Frank Grießhammer


Frank Grießhammer is a typeface designer from Germany, living in the San Francisco Bay Area.

After studying graphic design in Germany (HBKsaar) and Italy (ISIA Firenze), he specialized on typeface design in the Type & Media program at KABK The Hague. His graduation project Quixo was released by FontFont, and received a TDC2 award in 2014.

Frank worked for FontShop International in Berlin, and has been a member of the Adobe Type Team since 2011. His work falls in between typeface design and technology – his design process of the Source Serif family is often supplemented by questioning traditional type production methods through new Robofont extensions.

In his spare time, Frank teaches typeface design at Type@Cooper West with Tânia Raposo and James Edmondson, practices freestyle calligraphy, pursues digital type archeology, and likes to dig through specific Unicode ranges (such as Box Drawing Characters and Zapf Dingbats).


BITS 8 on the beach Conference
Frank Grießhammer
October 6, 2018
Morning Session
10:00am - 1:00pm
at Tamarind Ballroom,
InterContinental Hua Hin Resort

"Where are the Italics?"

Open Source typeface design is liberating and frustrating at the same time. It is hard to finish a traditional typeface, but the nature of open source allows the design process to extend indefinitely.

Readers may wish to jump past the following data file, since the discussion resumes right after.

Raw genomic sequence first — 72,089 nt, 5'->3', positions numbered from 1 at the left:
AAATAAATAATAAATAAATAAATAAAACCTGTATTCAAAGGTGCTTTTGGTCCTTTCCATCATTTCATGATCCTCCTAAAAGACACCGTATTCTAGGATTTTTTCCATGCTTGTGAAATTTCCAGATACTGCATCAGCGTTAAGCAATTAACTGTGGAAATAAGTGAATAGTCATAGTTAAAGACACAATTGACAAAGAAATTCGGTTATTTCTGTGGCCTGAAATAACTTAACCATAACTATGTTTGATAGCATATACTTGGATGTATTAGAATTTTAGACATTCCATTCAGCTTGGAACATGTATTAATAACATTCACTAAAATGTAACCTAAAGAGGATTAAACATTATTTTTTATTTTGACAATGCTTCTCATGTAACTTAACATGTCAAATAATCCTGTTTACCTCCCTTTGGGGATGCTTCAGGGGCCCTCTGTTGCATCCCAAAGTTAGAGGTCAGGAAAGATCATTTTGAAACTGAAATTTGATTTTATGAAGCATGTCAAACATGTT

This talk will outline the long way toward making Source Serif a fully-fledged typeface family, the obstacles encountered along the way, and the (sometimes unexpected) issues filed by users. In addition to explaining the role of Source Serif within the larger Source Han Serif project, the talk will give a guideline for organization, presentation, and release strategy of Open Source typeface design projects.


BITS 8 on the beach Workshop
Frank Grießhammer and Tânia Raposo
October 7, 2018
Afternoon Session
3:30pm - 5:00pm
at Tamarind 2,
InterContinental Hua Hin Resort
Available slots : 10

"Black or white?" 

A new typeface design can start out in multiple ways – from formal handwriting to a loose pencil sketch, or an elaborate drawing. Some designers work purely digital, others start sketching on their iPad. Different starting points influence the final result immensely.
We will try and start working on new letter designs going from black to white (instead of the other way around). Designers like Schneidler and Frutiger have achieved unexpected results that way – you will, too!